Domestic partner benefits have been on my mind with particular intensity during the past year. When I received a generous offer from Case Western Reserve that included a substantial salary increase and full domestic partner benefits for Michael Larvey, my partner of 29 years, I was sorely tempted to leave UT. But it was Michael who insisted that I shouldn't disrupt my academic life for his sake. As a self-employed designer, he was paying about $400 per month for health insurance that offered no physician, no prescription plan, and an 80-20 payout after meeting a $5,000 deductible. In fact, when the insurance company raised the premium in October of last year, he decided to go to a 50-50 plan to save $100 per month. In December he fell very ill with atrial fibrillation. He went into congestive heart failure and into the hospital twice: first for a procedure called cardioversion (shocking the atria to try to return the heart to a regular heartbeat) then radio-wave ablation (burning the misfiring sections of heart with radio waves). The second operation (the procedure alone costing $70,000) helped enormously and put him on the mend, but we faced huge medical bills.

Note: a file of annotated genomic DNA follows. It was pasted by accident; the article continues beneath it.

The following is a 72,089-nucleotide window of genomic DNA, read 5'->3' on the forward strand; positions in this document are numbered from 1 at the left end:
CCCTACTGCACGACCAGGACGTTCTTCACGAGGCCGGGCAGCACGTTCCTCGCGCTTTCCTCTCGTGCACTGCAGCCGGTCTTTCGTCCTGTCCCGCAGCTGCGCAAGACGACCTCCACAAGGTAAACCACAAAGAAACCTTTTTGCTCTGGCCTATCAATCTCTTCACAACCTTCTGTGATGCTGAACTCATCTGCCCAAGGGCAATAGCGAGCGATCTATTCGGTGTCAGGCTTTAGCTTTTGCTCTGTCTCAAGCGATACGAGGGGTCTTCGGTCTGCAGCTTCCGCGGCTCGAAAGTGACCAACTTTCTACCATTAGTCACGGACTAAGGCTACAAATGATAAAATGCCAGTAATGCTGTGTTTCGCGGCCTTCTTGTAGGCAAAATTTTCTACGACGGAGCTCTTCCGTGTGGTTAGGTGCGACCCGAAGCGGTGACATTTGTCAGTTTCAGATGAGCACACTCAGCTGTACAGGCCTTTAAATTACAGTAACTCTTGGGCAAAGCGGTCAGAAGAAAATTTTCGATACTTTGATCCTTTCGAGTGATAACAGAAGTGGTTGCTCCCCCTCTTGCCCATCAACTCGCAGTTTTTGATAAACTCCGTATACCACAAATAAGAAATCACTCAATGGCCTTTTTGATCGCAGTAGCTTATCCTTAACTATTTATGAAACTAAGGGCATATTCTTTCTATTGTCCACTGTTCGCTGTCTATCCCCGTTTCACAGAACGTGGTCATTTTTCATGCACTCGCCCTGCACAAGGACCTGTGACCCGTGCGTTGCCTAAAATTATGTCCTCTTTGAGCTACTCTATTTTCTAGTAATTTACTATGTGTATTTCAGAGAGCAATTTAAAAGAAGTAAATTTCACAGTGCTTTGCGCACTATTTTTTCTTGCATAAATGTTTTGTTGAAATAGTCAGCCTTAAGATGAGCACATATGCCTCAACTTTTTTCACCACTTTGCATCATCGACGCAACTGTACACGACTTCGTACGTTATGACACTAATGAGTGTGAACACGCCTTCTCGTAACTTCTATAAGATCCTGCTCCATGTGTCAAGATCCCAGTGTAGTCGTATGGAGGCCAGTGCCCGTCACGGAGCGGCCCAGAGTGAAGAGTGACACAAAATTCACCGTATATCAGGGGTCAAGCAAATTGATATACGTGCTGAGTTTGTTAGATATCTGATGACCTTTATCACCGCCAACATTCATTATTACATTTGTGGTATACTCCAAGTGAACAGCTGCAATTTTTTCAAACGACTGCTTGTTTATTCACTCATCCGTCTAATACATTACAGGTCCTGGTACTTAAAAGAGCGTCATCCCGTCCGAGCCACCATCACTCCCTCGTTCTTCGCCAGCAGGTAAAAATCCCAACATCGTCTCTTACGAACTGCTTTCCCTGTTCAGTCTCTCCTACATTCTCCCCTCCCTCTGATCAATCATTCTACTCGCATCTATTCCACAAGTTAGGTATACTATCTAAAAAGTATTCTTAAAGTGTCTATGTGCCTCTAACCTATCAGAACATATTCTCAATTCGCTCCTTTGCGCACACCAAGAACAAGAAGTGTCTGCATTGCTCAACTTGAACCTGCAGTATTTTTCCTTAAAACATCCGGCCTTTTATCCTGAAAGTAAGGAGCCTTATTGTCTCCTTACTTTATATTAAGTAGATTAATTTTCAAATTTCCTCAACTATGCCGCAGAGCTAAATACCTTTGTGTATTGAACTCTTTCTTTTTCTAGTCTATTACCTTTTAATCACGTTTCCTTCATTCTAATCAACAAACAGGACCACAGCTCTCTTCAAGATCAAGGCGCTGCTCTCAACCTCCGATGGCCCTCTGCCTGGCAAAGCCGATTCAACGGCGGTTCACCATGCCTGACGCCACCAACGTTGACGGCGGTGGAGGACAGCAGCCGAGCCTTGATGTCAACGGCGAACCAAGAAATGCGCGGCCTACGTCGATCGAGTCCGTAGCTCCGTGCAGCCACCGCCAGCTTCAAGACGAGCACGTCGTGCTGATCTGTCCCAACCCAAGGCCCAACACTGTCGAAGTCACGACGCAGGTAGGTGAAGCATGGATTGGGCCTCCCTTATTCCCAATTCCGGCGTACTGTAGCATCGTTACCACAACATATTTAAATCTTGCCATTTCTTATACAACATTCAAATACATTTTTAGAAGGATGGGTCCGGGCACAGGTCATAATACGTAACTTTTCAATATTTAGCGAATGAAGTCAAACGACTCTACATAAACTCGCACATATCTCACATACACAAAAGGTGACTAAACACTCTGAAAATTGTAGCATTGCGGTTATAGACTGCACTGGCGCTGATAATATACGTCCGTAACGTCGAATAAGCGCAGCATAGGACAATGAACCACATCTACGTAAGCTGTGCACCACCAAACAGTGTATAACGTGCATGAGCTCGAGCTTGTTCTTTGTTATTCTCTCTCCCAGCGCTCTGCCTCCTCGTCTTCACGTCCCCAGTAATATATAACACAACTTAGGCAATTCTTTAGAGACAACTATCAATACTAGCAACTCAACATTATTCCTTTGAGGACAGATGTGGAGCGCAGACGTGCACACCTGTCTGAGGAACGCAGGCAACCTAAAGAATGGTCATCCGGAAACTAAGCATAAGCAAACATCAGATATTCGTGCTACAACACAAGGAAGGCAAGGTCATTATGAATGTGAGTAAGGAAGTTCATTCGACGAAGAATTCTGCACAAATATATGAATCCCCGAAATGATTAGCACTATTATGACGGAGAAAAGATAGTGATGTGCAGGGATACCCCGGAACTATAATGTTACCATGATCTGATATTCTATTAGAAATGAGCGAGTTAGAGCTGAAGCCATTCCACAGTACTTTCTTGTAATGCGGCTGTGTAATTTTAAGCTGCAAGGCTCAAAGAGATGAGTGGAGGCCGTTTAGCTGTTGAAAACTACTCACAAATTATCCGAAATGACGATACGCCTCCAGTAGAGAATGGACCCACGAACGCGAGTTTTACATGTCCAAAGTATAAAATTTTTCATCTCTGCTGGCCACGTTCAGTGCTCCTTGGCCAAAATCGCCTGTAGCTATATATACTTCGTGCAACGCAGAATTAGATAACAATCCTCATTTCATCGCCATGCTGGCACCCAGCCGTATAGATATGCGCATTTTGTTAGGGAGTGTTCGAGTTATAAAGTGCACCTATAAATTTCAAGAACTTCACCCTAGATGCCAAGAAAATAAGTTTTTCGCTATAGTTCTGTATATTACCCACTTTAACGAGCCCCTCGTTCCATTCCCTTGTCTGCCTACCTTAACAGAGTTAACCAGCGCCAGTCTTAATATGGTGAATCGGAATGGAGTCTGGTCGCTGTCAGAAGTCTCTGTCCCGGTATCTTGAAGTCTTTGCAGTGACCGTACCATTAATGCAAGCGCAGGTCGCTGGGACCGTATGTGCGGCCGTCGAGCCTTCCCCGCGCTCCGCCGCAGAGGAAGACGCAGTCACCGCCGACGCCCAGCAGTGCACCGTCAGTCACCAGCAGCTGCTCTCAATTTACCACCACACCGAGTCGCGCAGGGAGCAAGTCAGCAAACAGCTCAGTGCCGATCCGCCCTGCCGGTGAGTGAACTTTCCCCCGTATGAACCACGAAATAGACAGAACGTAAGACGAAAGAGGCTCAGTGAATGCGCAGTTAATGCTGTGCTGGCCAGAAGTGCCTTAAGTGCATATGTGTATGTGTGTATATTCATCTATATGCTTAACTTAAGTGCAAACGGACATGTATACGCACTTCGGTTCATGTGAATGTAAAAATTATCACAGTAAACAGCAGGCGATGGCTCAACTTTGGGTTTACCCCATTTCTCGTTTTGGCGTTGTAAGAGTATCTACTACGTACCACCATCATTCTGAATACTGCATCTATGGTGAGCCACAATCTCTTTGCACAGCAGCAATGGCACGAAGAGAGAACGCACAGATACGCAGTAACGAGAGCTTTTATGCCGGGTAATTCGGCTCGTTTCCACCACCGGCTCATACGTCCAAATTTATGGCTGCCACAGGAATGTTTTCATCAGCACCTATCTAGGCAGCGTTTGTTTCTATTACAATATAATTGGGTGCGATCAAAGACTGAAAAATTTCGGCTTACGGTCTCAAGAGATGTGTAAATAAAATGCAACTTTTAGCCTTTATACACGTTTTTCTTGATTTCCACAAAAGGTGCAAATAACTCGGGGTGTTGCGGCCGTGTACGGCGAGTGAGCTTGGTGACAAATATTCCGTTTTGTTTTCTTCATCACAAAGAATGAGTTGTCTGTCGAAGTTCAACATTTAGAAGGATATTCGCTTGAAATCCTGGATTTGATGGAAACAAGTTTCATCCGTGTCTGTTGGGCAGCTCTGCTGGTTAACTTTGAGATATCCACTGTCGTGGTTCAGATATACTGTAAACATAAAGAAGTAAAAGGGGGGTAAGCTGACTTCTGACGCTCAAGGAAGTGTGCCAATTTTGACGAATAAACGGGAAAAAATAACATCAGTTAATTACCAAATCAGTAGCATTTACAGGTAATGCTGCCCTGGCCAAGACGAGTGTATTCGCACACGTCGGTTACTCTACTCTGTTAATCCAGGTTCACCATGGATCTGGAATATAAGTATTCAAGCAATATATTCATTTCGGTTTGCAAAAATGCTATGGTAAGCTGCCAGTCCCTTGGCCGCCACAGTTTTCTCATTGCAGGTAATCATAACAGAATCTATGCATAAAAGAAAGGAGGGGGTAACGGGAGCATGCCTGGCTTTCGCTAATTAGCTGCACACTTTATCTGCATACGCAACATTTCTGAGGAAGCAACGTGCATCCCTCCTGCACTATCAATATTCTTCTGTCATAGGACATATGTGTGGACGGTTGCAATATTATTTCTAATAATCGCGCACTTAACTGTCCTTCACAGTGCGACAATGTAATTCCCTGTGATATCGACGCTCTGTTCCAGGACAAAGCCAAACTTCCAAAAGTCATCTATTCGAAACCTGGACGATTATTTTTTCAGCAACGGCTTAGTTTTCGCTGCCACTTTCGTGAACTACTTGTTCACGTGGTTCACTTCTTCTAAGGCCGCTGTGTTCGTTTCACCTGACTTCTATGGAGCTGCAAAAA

Two lessons to this bitter tale: 1) If Michael had been paying for UT-Select, he would have had a primary care physician who could have detected the problem before it got so grave; 2) the salary increase I got in my counteroffer from UT didn't help much when it came to Michael's medical bills; they devastated our finances. I agree with you that UT's refusal to provide domestic partner benefits is grossly unfair. I also realize that UT is at a distinct disadvantage in recruiting and retaining faculty.
Thanks for speaking up on this issue.
John R. Clarke
Annie Laurie Howard Regents Professor
Department of Art & Art History
The University of Texas at Austin